A 10 acre eco-friendly venue on the Powys/Shropshire border which is “far from commercial”.
We talk to Sebastian Hendry about how a family home and smallholding has evolved into a venue based on eco and organic principles. Sychpwll offers a blank canvas for a small amount of weddings and events along with camping and glamping.
When did you start your venue business and what is its history?
It started organically really, I can’t pinpoint an exact date. In 1982 my parents saved Sychpwll from dereliction and the site became an organic smallholding with various outbuildings. In the mid to late 1990s the open hay barn and old tractor shed were turned into straw-bale buildings and used to house various arts and environmental activities/charity work. It became a venue by virtue of the fact that there were requests for residential activities, and the place evolved to accommodate these events safely and responsibly.
Tell us about your location and site
The Sychpwll Centre is a 10 acre eco-friendly smallholding situated on the banks of the River Vyrnwy, right on the Powys/Shropshire border. We are a bit hidden really, we are only a few miles from a ‘main road’ but often guests remark that the peace and tranquillity feels like a world away from life’s everyday stresses.
We have seven acres of wildflower meadow that is divided by a wildlife corridor, a unique walkway where the trees create an arched corridor, providing a protective habitat to a variety of birds and other wildlife. The wildflower meadows both have their own distinctive character; the grass in the five acre space is allowed to grow tall allowing various paths to be mowed, whereas the two acre meadow is nice and enclosed offering a great view of Rodney’s Pillar. A third field adjoins a wooded area leading to the river.
There are several established unique straw-bale and lime plaster structures and studios, ranging from a kitchen to a performance space, as well as other accommodations, each with their own individual charm.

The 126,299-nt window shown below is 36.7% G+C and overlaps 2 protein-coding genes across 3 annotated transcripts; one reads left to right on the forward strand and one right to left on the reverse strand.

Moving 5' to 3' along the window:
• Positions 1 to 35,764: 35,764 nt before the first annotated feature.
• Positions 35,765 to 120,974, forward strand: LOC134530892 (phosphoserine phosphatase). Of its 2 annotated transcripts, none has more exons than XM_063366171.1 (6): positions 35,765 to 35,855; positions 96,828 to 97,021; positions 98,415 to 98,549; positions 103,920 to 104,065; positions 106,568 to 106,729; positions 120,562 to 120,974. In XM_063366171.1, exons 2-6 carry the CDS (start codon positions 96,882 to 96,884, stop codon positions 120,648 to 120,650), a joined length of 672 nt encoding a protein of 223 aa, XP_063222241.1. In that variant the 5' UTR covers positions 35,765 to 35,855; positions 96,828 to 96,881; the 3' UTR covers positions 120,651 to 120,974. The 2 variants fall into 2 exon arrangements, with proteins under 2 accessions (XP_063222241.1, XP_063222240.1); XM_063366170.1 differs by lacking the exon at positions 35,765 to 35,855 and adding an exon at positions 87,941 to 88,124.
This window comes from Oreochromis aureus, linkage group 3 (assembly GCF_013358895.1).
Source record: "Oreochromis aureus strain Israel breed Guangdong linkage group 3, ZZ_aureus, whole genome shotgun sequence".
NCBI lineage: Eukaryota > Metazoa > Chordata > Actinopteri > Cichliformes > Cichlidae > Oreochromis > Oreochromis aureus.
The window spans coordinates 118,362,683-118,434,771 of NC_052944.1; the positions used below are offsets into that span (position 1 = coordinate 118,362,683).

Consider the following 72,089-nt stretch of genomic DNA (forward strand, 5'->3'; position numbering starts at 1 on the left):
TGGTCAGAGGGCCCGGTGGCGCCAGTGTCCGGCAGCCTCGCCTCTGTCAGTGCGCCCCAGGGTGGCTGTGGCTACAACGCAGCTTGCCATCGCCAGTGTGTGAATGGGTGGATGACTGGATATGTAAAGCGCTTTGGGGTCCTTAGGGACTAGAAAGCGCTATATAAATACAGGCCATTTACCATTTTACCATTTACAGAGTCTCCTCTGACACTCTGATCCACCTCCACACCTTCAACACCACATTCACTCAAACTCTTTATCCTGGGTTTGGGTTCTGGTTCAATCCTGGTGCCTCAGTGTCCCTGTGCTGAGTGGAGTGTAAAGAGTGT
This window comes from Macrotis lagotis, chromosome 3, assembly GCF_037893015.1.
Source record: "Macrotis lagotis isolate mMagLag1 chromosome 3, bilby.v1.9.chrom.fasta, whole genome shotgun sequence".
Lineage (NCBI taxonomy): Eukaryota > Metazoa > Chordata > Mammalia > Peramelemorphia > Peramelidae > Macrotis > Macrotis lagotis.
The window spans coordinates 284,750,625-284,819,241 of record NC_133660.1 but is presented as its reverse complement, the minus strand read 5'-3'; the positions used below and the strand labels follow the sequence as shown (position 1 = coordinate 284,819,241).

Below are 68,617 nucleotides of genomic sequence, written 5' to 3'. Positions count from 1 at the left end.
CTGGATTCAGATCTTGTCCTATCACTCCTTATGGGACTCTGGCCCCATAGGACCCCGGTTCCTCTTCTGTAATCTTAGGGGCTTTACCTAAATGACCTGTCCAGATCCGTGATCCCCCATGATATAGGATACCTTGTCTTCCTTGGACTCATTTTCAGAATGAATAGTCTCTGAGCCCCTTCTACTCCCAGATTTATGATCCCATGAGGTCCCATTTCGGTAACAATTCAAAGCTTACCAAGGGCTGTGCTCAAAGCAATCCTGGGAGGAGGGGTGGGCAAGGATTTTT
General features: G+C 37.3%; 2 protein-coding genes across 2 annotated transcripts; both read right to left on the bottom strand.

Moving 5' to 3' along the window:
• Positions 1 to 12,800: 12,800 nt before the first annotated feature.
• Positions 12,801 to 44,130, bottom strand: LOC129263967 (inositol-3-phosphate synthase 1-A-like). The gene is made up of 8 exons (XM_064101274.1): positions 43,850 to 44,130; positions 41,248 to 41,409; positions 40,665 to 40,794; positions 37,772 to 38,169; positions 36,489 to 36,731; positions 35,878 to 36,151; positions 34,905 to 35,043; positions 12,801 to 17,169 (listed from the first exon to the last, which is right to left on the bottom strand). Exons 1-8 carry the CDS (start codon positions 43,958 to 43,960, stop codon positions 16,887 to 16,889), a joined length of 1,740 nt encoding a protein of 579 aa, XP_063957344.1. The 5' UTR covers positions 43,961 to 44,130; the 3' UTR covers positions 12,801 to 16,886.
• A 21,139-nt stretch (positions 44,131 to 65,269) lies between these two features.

What facilities for outdoor functions do you offer?
When it comes to outdoor functions we are more of a blank canvas. We have seen pretty much every temporary structure here over time and are generally very flexible in allowing people to choose the perfect structure for them.
We have a number of accommodation options located on site. We have two self-contained spaces, firstly ‘The Cabin’ which sits on stilts at the edge of the five acre meadow and secondly ‘The Hobbit House’ which is a unique straw-bale building with two bedrooms. We also tend to have a glamping bell tent set up in the summer months and a few other unique spaces for people to stay when the site is hired for exclusive use.
Camping is also an option and we self-cap numbers on the site to a max of 100 people so there is always a huge amount of space for everyone. We think that camping right next to other people or in designated bays should be for Glastonbury and not a holiday!
How do you work with your customers to make their event unique?
Every event at Sychpwll is unique. To us the site is very special, it’s also our home after all. When a potential customer reaches out about a wedding or event we generally encourage a visit as it’s the only way to really appreciate what the site has to offer.
We only allow a handful of weddings/events each year so we can help make sure everyone who has a celebration here will be able to make it a completely memorable experience. We can of course offer advice as to what works best, but if people want to create a glamping village for their 40th birthday, use the wildlife corridor as an extended walk to the ‘alter’ or set up a cinema for the kids in the straw bale barn, we can help create it.
How do you publicise yourself?
Until very recently we were purely through word of mouth. When my wife and I moved back from living in Asia a few years ago we started to use our dormant Instagram and Facebook accounts a little more and now try to post pictures of the site throughout the year.